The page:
The President’s Assassin
On the sixth of September
Leon F. Czolgosz while in line to greet President McKinley at the
Music Hall of the Buffalo Pan American Exposition, with revolver
concealed in his right hand by a handkerchief, fired two shots into
the Chief Magistrate’s body. The sad sequel has already been mournfully
told by a sorrowing people.
The President died of his wounds on
the morning of the eighth day after the firing of the fatal shot.
Promptly disarmed and borne to the ground by those about him, the
captive assassin showed neither emotion of fear nor remorse and
went to prison confessing and justifying the foul 
deed as one of fancied duty. Then with paranoiac egotism and an
assumed or real stoical indifference to consequences, he exclaimed:
“Tell them all that Czolgosz lived without hope and perished without
fear. There is no hereafter and death ends all” repeating often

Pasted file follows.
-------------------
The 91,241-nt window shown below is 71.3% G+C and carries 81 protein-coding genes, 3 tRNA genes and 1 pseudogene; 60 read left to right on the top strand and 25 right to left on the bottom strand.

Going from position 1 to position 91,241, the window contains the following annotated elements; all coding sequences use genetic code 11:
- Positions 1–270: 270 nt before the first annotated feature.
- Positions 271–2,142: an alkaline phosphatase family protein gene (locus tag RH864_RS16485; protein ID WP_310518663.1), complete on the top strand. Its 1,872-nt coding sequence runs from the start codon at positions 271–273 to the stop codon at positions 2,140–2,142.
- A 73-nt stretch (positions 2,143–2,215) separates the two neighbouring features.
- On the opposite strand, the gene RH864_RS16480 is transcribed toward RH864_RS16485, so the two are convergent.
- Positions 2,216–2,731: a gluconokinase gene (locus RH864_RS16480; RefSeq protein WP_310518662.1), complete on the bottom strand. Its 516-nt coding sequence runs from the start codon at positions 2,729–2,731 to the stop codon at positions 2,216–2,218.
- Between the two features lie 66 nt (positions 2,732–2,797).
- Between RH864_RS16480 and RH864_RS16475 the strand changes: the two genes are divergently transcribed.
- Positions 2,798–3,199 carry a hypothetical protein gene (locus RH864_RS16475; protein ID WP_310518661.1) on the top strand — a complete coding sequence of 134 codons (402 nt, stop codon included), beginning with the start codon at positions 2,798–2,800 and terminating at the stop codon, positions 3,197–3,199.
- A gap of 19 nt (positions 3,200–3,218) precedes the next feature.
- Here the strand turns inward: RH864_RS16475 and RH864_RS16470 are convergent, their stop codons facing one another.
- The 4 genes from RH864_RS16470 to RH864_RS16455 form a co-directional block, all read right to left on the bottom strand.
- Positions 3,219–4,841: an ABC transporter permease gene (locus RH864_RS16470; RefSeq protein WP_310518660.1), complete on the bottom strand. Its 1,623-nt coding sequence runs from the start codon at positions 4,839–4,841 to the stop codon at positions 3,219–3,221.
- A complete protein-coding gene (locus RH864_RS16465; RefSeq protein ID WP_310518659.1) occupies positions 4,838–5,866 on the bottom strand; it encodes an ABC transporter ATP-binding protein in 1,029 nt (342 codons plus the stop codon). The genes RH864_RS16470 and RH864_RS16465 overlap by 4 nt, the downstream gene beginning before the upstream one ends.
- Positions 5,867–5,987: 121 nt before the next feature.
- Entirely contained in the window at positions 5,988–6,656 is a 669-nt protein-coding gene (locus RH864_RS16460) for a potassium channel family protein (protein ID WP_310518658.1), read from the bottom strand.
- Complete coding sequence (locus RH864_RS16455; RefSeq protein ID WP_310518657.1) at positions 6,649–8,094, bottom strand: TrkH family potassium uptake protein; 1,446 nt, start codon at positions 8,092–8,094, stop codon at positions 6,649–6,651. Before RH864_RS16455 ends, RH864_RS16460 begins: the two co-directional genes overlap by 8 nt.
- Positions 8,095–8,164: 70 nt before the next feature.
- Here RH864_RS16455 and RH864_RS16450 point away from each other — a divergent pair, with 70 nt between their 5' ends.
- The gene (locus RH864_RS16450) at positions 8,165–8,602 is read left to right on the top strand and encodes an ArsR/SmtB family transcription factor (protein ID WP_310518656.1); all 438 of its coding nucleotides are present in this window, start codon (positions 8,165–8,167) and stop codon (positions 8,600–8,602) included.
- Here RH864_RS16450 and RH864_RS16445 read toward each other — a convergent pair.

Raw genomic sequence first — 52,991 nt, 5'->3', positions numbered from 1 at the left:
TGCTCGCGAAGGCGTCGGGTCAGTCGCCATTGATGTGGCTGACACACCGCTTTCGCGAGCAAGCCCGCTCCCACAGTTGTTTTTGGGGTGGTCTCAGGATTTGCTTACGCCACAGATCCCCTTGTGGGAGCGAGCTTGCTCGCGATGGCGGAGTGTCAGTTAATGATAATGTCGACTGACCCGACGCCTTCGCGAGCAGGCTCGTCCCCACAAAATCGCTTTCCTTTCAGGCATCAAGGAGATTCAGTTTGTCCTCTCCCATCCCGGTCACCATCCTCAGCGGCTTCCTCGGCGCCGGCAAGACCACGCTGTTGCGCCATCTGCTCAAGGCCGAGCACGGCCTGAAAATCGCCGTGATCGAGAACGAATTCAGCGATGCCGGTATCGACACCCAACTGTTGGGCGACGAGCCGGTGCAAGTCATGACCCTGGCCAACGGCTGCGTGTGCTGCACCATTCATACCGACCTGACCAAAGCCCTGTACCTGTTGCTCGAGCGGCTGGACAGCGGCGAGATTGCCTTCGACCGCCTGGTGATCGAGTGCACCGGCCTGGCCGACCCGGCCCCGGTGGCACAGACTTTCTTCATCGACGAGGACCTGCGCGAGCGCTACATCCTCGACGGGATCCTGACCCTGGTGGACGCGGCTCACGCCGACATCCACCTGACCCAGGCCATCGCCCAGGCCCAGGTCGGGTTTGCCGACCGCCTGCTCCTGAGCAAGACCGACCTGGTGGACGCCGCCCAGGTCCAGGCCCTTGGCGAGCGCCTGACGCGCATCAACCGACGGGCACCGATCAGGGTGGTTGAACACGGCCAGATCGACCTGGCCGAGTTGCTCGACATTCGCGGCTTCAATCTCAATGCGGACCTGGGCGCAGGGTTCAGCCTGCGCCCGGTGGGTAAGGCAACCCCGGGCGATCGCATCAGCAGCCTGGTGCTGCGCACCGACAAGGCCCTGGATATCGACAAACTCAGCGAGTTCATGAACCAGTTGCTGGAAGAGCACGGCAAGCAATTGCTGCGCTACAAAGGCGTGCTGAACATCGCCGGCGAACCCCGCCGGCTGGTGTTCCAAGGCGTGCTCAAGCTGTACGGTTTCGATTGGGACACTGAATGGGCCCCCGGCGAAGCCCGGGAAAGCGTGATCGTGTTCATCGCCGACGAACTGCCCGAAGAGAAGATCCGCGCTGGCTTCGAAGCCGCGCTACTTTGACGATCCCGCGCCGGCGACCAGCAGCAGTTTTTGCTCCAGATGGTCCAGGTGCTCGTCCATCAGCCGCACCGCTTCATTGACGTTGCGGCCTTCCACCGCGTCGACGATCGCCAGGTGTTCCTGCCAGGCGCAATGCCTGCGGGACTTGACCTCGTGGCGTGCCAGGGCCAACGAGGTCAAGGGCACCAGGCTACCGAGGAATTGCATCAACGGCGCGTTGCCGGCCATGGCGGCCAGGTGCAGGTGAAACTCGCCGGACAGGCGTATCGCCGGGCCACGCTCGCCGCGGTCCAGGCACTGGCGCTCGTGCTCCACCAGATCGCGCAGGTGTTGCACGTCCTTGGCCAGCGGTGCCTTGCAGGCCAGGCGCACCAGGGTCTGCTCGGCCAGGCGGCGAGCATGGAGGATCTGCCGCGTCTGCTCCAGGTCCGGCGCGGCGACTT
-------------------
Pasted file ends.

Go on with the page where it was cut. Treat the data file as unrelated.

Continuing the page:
“I killed the President and as an anarchist did my duty.” In jail
he ate and slept well and was tranquil, asked for a cigar and accepted
the security of his captivity as one who had done a noble deed,
in this darkest of crimes. There is a painful suggestion of paranoia
here, that bids the psychologist seek further than the imbecile
mind of the convicted assassin for the raisin [sic]
d’etre of this foul crime against constitutional liberty.
That sound public policy which makes
it unwise to let these poranoiac [sic] villains escape, should
seek further than the fool who fired the fatal shot and gather into
the toils of Justice the Nihilistic villains who have stood behind
and urged the paranoiac actor on to the dastardly deed.